with either eye or together. Its all in teaching your mind that it is OK not
to use them together. You have to learn that each eye is an independent input
to the brain.
I can diverge or converge my eyes and see images clearly at any distance.
When I do this, I see two complete and separate images both with perfect
clarity. I can see 20/15 unaided. The last time I was tested, I was -7.5 in
I can center my eye on a target and pick out details in the far corners of the
image. I can read using peripheral vision. I can stare you in the eyes and
read a book lying on the table without eye movement.
I can bulge my eyes forward 3cm and retract them at will. AM I A CIRCUS FREAK?
Am I genetically different that most people?
No, it's all about control of the mind and eye muscles. Much of vision is how
the mind perceives what is given from its eyes. These techniques can be taught.
The mind can be taught to filter out the affects of non-perfect vision.
Vision is as much mental as it is physical.
I would then present a large chart and teach them how to converge and diverge
their distance vision. Let them see first hand, watching things move in and
out of focus while converging and diverging to different levels. I would
then show them I can read at least 20/20 with ANY minus lenses that the jury
has on them.
I would then let the jury try pinhole glasses and let them be the judge if it
immediately allows them to see better.
Exhibit 4: Animals and CASE Studies
A case study is the ideal method for contradicting mainstream thoughts in the
medical world. If the mainstream thought is the human eye CANNOT accommodate,
all it takes is ONE case to prove mainstream wrong.
Before any medicine or medical procedure reaches a study group, animal studies
and human case studies are performed to see if it even warrants additional
Alot of "true" scientific research has been done on myopia. There are case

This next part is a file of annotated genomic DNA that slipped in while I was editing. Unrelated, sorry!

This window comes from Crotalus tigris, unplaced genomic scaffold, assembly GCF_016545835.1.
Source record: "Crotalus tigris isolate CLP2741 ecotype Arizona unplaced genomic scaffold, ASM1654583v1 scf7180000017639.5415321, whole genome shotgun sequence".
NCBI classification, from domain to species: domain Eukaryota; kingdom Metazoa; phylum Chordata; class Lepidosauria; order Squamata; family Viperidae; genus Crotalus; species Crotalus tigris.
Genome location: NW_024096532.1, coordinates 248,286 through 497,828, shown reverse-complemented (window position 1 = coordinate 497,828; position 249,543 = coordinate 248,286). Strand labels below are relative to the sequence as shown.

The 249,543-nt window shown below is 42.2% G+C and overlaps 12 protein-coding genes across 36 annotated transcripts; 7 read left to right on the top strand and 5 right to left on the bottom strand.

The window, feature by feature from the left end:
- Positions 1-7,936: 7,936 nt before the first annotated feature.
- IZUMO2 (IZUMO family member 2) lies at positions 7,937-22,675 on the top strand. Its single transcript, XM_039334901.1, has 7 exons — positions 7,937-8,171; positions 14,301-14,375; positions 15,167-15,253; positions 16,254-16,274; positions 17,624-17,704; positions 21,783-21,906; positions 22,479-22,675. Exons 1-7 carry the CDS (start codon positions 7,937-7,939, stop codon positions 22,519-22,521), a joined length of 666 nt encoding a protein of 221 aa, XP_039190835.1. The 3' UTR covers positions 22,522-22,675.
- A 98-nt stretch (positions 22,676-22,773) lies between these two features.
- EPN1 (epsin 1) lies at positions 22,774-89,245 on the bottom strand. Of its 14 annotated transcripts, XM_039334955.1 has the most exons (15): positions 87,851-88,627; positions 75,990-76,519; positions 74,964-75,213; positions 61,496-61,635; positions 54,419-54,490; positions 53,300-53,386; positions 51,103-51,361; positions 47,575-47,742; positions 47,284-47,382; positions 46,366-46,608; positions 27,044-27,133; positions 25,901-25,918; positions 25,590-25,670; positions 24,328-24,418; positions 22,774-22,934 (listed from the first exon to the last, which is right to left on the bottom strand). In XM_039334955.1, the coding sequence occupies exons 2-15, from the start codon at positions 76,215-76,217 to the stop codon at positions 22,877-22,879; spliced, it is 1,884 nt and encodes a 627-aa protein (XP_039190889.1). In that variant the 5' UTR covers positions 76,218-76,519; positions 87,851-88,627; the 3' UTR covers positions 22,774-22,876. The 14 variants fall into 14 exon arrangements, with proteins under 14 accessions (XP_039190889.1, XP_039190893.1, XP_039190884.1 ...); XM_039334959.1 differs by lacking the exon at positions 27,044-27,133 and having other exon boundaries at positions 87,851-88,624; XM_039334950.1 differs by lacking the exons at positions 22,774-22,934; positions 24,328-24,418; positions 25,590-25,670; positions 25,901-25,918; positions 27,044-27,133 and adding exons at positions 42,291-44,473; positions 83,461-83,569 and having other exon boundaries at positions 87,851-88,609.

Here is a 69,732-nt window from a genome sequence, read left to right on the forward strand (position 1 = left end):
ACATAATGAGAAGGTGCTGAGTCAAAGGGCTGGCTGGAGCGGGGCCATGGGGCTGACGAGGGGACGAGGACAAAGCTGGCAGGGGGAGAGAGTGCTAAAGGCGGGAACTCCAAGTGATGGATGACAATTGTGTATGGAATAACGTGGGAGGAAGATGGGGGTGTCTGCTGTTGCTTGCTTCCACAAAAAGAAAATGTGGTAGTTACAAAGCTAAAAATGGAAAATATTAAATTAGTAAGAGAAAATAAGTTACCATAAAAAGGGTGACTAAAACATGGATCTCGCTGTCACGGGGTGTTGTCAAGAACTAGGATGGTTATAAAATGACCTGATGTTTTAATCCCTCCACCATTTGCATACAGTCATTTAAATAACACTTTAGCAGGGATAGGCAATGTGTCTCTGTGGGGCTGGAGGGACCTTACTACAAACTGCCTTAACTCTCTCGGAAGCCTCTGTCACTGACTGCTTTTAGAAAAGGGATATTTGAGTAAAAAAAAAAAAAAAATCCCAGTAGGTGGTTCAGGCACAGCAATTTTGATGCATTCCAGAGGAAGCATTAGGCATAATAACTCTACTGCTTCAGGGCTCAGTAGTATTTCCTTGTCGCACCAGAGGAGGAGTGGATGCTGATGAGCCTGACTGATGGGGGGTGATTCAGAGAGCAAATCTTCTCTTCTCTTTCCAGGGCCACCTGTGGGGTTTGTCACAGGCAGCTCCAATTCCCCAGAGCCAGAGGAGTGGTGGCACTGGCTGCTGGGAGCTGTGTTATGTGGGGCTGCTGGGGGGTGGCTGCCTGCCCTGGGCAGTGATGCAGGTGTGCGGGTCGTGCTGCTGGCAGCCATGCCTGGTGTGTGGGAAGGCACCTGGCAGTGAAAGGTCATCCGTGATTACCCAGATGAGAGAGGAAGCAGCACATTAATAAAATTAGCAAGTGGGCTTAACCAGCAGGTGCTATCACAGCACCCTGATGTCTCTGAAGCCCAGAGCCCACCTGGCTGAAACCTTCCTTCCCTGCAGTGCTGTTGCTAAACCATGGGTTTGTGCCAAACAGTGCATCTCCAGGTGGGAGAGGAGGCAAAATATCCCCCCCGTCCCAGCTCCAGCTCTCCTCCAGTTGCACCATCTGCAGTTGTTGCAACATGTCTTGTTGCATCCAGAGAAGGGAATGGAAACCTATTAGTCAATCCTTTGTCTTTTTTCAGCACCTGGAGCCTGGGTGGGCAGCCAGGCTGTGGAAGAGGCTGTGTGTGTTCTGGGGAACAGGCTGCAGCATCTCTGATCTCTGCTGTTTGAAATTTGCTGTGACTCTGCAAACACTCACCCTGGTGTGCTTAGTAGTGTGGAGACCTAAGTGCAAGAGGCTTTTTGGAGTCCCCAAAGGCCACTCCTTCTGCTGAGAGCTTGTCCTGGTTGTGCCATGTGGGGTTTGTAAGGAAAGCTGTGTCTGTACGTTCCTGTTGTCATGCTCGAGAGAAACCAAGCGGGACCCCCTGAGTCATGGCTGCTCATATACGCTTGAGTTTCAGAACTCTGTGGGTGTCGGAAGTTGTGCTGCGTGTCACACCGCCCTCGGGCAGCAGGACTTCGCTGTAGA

studies of individuals that have proven the eye is able to adapt to its
environment. There have been animal experiments that support this. Some of
this evidence is from well over 50 years ago, before financial influence became
the ruler of scientific research. Much more is more recent.
A monkey's eyes have the ability to accommodate, and the human eye cannot?
Could nature be that stupid? I have not yet seen any proof that human eyes are
different from animal eyes, in terms of the ability to accommodate to their
Exhibit 5: AOA guidelines
Even the AOA published guidelines for myopia treatment do recognize "induced
The AOA published treatment options for myopia include elimination of inducing
agent, vision theory, patient education, myopia control, and optical correction
( not in that order).
Another interesting AOA statement:
Risks for correction via lenses: "NOT STATED". I would expect this say "NONE"
if there was no risk of increased myopia induced by negative lenses.
Here is the AOA position on what can be effectively treated with visual
therapy: treatable conditions include focusing deficiencies, eye muscle
imbalances, motor fusion deficiencies and refractive errors
I know of two insurance plans that now cover vision therapy and patient
education for myopia. This is an expanding trend.
My recommendation based on the evidence shown to this jury:
Any medical advice even from a medical professional should be researched
thoroughly. Everyone is different. It is up to the patient to self monitor
any treatment plan prescribed by a doctor. Many medicines and treatments
prescribed by a doctor have over 40% complication rates. From the literature
provided by drug companies, these side affects are often downplayed,
misleading or even falsified. I have seen people lose legs, arms, feet and
even DIE from a very common drug used to treat high blood pressure. The
original research showed this as a possible side effect, but that study never
made it to the rest of the medical world. MY ADVICE, take any medical advice
from even doctors with a grain of salt. Research it yourself and if you find
contradictions or see your condition worsening, let your doctor know
I have been through the standard process for treating myopia (minus lenses) and
almost lost my vision because of it. Here is my recommendation:
<USE AT YOUR OWN RISK, AS I AM NOT A DOCTOR AND I CONSIDER MYSELF UNQUALIFIED
TO GIVE MEDICAL ADVICE>
For a person showing early signs of myopia: Change eye usage. Things like
teaching them to hold reading material further distance from the eye. There
are documented cases studies where this alone has proven a dramatic difference
in a matter of months. If it is impossible to change eye usage, plus lenses
may be used to artificially change the environment. This in conjunction with
eye training/exercise may eliminate or prevent myopia from progressing.
As a last resort, if you progresses to worse than 20/50 using the above
treatment, I would use minus lenses to correct to about 20/40, and never use
them while doing up close work. Never allow yourself to become dependant on
lenses for normal day-to-day tasks.
If my interpretation of the AOA guidelines is correct, there is nothing in my
recommendation that contradicts AOA guidelines.